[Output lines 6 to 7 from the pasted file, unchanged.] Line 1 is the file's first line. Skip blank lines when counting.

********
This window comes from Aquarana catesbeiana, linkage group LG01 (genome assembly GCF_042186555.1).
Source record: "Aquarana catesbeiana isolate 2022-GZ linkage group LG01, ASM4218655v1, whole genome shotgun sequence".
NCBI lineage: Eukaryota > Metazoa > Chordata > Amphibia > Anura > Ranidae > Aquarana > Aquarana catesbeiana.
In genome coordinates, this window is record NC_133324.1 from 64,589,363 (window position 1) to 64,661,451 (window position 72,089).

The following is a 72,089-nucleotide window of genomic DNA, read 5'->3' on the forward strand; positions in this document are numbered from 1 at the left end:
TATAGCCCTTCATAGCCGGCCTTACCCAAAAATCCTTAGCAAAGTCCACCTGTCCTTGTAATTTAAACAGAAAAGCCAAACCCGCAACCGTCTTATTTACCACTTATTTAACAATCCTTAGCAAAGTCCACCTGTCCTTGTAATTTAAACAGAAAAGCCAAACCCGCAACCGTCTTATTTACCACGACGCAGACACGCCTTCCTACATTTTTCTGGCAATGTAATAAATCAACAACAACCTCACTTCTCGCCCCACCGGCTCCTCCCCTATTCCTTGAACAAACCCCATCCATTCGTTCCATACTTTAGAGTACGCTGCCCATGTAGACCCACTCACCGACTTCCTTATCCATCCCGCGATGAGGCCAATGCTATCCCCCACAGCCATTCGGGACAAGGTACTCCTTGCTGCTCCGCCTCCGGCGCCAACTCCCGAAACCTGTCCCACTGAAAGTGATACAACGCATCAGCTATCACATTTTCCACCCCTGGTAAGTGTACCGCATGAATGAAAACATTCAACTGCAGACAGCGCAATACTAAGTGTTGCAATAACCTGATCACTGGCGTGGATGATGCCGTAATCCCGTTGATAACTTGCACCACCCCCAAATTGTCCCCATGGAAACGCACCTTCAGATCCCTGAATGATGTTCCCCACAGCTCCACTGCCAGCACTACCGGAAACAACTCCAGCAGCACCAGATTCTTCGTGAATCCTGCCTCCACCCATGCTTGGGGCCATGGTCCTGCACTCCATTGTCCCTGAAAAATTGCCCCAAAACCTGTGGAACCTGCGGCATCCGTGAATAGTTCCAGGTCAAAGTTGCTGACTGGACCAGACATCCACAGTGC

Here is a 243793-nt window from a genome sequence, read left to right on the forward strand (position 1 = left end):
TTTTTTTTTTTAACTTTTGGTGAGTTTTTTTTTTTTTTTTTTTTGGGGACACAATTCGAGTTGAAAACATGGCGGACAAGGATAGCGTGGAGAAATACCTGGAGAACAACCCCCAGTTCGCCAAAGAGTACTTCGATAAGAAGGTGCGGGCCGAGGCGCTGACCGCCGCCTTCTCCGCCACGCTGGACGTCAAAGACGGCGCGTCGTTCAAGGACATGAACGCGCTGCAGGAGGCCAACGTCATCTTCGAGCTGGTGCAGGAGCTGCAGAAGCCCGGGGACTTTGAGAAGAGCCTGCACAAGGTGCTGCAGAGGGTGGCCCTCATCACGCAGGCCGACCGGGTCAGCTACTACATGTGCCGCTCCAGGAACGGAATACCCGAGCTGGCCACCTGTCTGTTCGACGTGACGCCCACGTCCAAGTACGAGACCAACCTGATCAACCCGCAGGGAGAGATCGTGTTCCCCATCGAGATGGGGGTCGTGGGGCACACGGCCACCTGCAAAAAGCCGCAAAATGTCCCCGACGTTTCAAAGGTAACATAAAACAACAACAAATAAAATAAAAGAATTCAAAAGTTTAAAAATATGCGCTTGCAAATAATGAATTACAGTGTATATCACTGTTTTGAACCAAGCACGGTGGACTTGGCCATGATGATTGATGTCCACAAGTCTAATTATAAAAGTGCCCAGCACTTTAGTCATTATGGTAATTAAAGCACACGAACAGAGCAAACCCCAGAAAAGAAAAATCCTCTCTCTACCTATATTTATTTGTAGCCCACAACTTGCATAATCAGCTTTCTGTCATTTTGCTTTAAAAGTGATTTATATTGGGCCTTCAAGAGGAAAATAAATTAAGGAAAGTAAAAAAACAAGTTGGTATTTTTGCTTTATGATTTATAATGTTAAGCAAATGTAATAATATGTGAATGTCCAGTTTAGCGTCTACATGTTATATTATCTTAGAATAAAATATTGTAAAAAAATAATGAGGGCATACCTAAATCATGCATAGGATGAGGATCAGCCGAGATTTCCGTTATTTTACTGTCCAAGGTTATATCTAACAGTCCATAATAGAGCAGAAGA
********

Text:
TATAGCCCTTCATAGCCGGCCTTACCCAAAAATCCTTAGCAAAGTCCACCTGTCCTTGTAATTTAAACAGAAAAGCCAAACCCGCAACCGTCTTATTTACCACTTATTTAACAATCCTTAGCAAAGTCCACCTGTCCTTGTAATTTAAACAGAAAAGCCAAACCCGCAACCGTCTTATTTACCACGACGCAGACACGCCTTCCTACATTTTTCTGGCAATGTAATAAATCAACAACAACCTCACTTCTCGCCCCACCGGCTCCTCCCCTATTCCTTGAACAAACCCCATCCATTCGTTCCATACTTTAGAGTACGCTGCCCATGTAGACCCACTCACCGACTTCCTTATCCATCCCGCGATGAGGCCAATGCTATCCCCCACAGCCATTCGGGACAAGGTACTCCTTGCTGCTCCGCCTCCGGCGCCAACTCCCGAAACCTGTCCCACTGAAAGTGATACAACGCATCAGCTATCACATTTTCCACCCCTGGTAAGTGTACCGCATGAATGAAAACATTCAACTGCAGACAGCGCAATACTAAGTGTTGCAATAACCTGATCACTGGCGTGGATGATGCCGTAATCCCGTTGATAACTTGCACCACCCCCAAATTGTCCCCATGGAAACGCACCTTCAGATCCCTGAATGATGTTCCCCACAGCTCCACTGCCAGCACTACCGGAAACAACTCCAGCAGCACCAGATTCTTCGTGAATCCTGCCTCCACCCATGCTTGGGGCCATGGTCCTGCACTCCATTGTCCCTGAAAAATTGCCCCAAAACCTGTGGAACCTGCGGCATCCGTGAATAGTTCCAGGTCAAAGTTGCTGACTGGACCAGACATCCACAGTGC

Here is a 243793-nt window from a genome sequence, read left to right on the forward strand (position 1 = left end):